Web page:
have never spoken in hot anger. 26. O Babe, who comest forth from Uab,f I have never
made my ear (literally, face) deaf to the sound of
words of truth. 27.0 Kenememti, who comest forth from Kenemmet, I
have never uttered curses. 28. O thou that bringest thy offering, who comest forth 29. O thou that orderest words, who comest forth from
from Seut, I have never put out my hand in a quarrel.
* The ninth nome of Lower Egypt.
Unaset, I have never been an excitable and con
tentious person. 30. O Lord of (various] aspects, who comest forth from
Netchefet, I have never been precipitate in judgment. 31. O Sekheriu, who comest forth from Uten, I have
never stirred up conspiracy. 32. O Lord of the double horns, who comest forth from
Senti, I have never multiplied my words against those
of others. 33. () Nefer-Temu, who comest forth from Het-ka-Ptaḥ
(Memphis), I have never meditated evil, and I have
never done evil. 34. O Temu in his seasons, who comest forth from Țattu, I
have never committed an act of wrong against
the king. 35. O thou that workest in thy heart, who comest forth
from Sahu, I have never turned running water out of
its course. 36. O Akhi, who comest forth from Nu, I have never been
arrogant in speech. 37. O thou who verdifiest mankind, who comest from Seu,
I have never blasphemed God. 38. O Neņebka, who comest forth from thy shrine, I have
never committed fraud. 39. O thou who art dowered with splendours, who comest
forth from thy shrine, I have never defrauded the
gods of their offerings. 40. O Ser-tep, who comest forth from [thy) shrine, I have
never robbed the dead. 41. O thou that bringest thy arm, who comest forth from
the place of double truth, I have never robbed the
child nor defiled the god of [my] town. 42. O Illuminator of the lands, who comest forth from 'Ta
she (Fayyûm), I have never slain the animals sacred to the gods.
It is thus tolerably evident that grand tombs were not built as mere objects of pride, but as "everlasting habitations” which would serve to preserve the body from decay, and keep it ready to be re-inhabited by the soul at the proper season. Greek authors have written much about the beliefs of the Egyptians; but the greater number of their statements are to be received with caution. They wrote down what they were told, but were frequently misinformed.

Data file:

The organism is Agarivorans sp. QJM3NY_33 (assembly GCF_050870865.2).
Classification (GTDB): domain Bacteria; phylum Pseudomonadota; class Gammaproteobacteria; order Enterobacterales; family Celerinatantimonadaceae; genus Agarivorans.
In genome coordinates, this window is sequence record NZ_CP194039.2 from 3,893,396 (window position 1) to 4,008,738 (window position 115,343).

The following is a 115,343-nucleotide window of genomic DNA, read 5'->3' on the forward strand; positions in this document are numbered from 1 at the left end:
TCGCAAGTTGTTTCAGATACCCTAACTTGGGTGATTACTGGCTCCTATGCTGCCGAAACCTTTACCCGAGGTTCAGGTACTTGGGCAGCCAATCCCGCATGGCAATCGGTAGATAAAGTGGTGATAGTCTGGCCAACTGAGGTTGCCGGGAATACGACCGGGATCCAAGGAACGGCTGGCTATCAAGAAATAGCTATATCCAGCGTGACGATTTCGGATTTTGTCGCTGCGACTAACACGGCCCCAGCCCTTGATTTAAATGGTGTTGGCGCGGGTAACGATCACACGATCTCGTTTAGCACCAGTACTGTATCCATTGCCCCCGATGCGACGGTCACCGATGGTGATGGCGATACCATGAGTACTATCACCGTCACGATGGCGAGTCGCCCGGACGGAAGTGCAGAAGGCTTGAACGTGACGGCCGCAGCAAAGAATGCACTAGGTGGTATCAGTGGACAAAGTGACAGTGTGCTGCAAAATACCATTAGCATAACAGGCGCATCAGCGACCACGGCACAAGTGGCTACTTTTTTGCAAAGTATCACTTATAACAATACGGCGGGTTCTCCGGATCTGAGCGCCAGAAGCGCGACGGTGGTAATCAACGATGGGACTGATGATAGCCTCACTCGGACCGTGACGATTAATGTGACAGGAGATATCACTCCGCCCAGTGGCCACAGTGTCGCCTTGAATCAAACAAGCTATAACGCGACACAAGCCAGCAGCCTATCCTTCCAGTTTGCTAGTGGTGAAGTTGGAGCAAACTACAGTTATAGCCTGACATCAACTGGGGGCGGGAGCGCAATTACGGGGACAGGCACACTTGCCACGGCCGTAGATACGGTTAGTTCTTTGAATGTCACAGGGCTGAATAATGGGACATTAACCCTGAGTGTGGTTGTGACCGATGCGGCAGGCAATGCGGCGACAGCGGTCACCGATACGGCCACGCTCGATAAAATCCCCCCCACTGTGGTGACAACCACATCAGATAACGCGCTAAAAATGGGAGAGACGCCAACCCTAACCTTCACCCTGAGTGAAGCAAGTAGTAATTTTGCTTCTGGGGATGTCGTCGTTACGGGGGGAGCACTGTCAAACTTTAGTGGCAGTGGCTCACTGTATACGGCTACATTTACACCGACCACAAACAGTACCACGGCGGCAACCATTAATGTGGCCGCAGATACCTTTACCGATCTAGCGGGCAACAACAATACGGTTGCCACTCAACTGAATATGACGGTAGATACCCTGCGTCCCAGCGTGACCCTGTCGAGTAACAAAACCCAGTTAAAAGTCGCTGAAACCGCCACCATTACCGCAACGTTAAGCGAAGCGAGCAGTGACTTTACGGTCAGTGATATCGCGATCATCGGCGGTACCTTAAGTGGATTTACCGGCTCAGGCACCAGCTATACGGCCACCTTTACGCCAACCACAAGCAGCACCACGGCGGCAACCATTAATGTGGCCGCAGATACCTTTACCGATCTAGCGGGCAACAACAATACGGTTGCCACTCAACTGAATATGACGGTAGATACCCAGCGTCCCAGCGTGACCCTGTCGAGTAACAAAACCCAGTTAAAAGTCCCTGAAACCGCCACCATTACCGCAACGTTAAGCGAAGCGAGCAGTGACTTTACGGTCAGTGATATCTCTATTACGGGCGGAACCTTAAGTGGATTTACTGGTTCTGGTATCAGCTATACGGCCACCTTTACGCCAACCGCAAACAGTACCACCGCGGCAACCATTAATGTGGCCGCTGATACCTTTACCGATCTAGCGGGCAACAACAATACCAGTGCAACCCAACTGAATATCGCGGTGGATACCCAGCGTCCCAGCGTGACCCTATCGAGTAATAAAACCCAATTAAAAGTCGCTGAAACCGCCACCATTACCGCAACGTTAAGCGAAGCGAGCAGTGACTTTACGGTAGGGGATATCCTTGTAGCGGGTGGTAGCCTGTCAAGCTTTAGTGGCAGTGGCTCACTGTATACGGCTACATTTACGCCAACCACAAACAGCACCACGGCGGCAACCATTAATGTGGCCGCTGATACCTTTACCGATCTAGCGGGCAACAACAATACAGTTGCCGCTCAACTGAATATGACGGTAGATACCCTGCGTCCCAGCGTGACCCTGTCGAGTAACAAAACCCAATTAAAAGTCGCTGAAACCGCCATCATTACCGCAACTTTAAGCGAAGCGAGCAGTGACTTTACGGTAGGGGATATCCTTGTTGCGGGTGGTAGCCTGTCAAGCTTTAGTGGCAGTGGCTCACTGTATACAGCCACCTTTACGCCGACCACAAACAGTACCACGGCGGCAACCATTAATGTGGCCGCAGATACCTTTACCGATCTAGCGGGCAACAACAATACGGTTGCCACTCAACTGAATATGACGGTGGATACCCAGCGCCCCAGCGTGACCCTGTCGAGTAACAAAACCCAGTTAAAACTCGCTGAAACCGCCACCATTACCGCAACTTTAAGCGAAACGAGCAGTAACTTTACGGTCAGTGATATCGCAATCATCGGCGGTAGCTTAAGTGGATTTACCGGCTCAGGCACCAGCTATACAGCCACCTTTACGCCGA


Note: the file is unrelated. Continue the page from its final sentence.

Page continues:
The papyri which have come down to us show that the moral conceptions of the Egyptians were of a very high order : and works like the Maxims of Ptah-ḥetep and the Maxims of Ani* show clearly that a man's duty to his god and to his fellow-man was laid down in a distinct manner. Such works will compare very favourably with the Proverbs of Solomon and the Wisdom of Jesus the son of Sirach.
The religious literature of the Egyptians includes a large number of works, of which the most important is the collection of chapters generally called the Book of the Dead ; in Egyptian its name is per em hru, “Coming forth by day." Selections from this work were written in the hieratic character upon coffins as early as the XIIth dynasty (B.C. 2500), and this practice was continued down to the second century of our era.
The walls of tombs were covered with extracts from it, and scribes and people of rank had buried with them large rolls of papyrus inscribed with its principal chapters, and ornamented with vignettes explanatory of the text which ran beneath. Some of the chapters in the work are of very great antiquity; and as far back as B.C. 3500 the text was so old that the scribes could not understand it all. Many parts of it are obscure, and some corrupt; but the discovery from time to time of ancient papyri with accurate readings tends to clear up many doubtful points, and to bring out the right meaning of certain parts of the work.
* See page 48.